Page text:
Wander Map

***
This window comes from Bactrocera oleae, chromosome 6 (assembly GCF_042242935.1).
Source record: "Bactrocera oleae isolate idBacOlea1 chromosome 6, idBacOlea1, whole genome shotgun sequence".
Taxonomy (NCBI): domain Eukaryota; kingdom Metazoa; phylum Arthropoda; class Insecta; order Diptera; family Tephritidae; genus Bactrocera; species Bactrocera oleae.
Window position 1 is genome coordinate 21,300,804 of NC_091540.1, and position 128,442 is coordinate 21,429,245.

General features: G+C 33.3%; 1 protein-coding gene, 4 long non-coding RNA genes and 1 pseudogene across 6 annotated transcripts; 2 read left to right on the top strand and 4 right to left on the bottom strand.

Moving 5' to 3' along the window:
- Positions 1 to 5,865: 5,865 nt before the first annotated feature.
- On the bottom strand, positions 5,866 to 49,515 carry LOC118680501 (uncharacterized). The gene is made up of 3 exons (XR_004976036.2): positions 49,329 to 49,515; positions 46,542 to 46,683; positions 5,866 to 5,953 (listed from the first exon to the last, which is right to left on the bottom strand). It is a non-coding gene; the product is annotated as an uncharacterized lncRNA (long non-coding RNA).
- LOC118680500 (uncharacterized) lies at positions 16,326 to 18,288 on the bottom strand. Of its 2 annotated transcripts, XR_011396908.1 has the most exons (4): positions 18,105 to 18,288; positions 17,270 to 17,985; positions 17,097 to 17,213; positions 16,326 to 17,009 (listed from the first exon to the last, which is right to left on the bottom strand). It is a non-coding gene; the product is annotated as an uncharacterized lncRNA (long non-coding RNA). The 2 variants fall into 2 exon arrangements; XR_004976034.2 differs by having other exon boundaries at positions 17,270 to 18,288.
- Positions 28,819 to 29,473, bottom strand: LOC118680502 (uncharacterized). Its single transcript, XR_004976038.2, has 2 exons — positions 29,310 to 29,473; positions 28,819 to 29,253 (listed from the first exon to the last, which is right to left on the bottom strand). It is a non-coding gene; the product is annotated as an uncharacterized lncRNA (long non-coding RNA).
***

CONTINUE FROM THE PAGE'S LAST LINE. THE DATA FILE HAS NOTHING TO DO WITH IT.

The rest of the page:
Summary The Professional Wandering Map provides a chance to dream, fantasize, and examine your thoughts, ideas, and plans for the future. Creating your Professional Wandering Map is very similar to your Personal Wandering Map, except instead of looking back, you are looking forward. After learning about the different academic programs available at McDaniel College, you want to start thinking about your own academic program. This map will help you identify possible majors that you might like to pursue and help you connect different majors to possible career paths. Your Map From your three possible lives create a map to showcase the different paths you might take to get there. Use the following three “lives” or professional paths to create your map: The thing that seems most logical or likely given the direction you’re currently moving. Name this possible path “Plan A.” The thing you would do if the first thing was suddenly gone or not available. Name this possible path “Plan B.” The thing you would do if time or money (or other constraints) were not a concern. Name this possible path “The Dream Life.” How to create your map On a sheet of paper draw three circles and write the name of one possible life in each circle (for instance: Plan A, Plan B, The Dream Life). Map out 1–3 career options that you could pursue in each possible life. From each career connect at least 3 majors that you could chose for that career (be sure to include unlikely or “nonlinear” majors to career path options too!). Additionally, map out other experiences and skills needed for that career (internships, study abroad experiences, leadership/management skills, etc.). Find at least one person with each of the majors and/or careers you listed and add them to your map (e.g., Michele Obama was a Sociology major, Jeffrey Veregge is an artist and writer). Reflection: Write a 2–3 page reflection (double-spaced, size 12, Times New Roman Font, with one-inch margins). Explain the possible paths you want to explore and where those paths are taking you. Use the following questions and prompts to guide your reflection. You don’t have to address all of the questions and prompts below. Write about the ones that seem most relevant to your experience creating the professional wandering map: When you look at your professional wandering map, what stands out to you? What seems most relevant, and why? What is the most interesting part of the map? Why? What themes emerged from your map? Explain what you found. Identify three skills or characteristics you will or have developed as a result of a given major and other experiences while in college? Why are those skills important and how do they connect to the skills/characteristics employers are looking for? The skills needed for your possible careers to achieve your possible lives? What skills beyond the traditional writing, research, and/or communication skills will you acquire or have you acquired as a result of your major, extra-curricular experiences (internships, study abroad, clubs, sports, jobs, etc.), and the McDaniel Plan requirements? How can you “sell” this to employers or what connections can you make between these skills and the career paths you have explored? Which of these possible lives would you like to pursue seriously? Specific Submission Requirements Just like when you submitted your Wandering Map, please submit your reflection with a digital copy (picture) of your map. You may upload the image separately or include an image of your map in the same document as your reflection. Please submit your reflection as a .doc, .docx, or PDF file. Your reflection must 2–3 pages, double-spaced, size 12, Times New Roman font, with one-inch margins.

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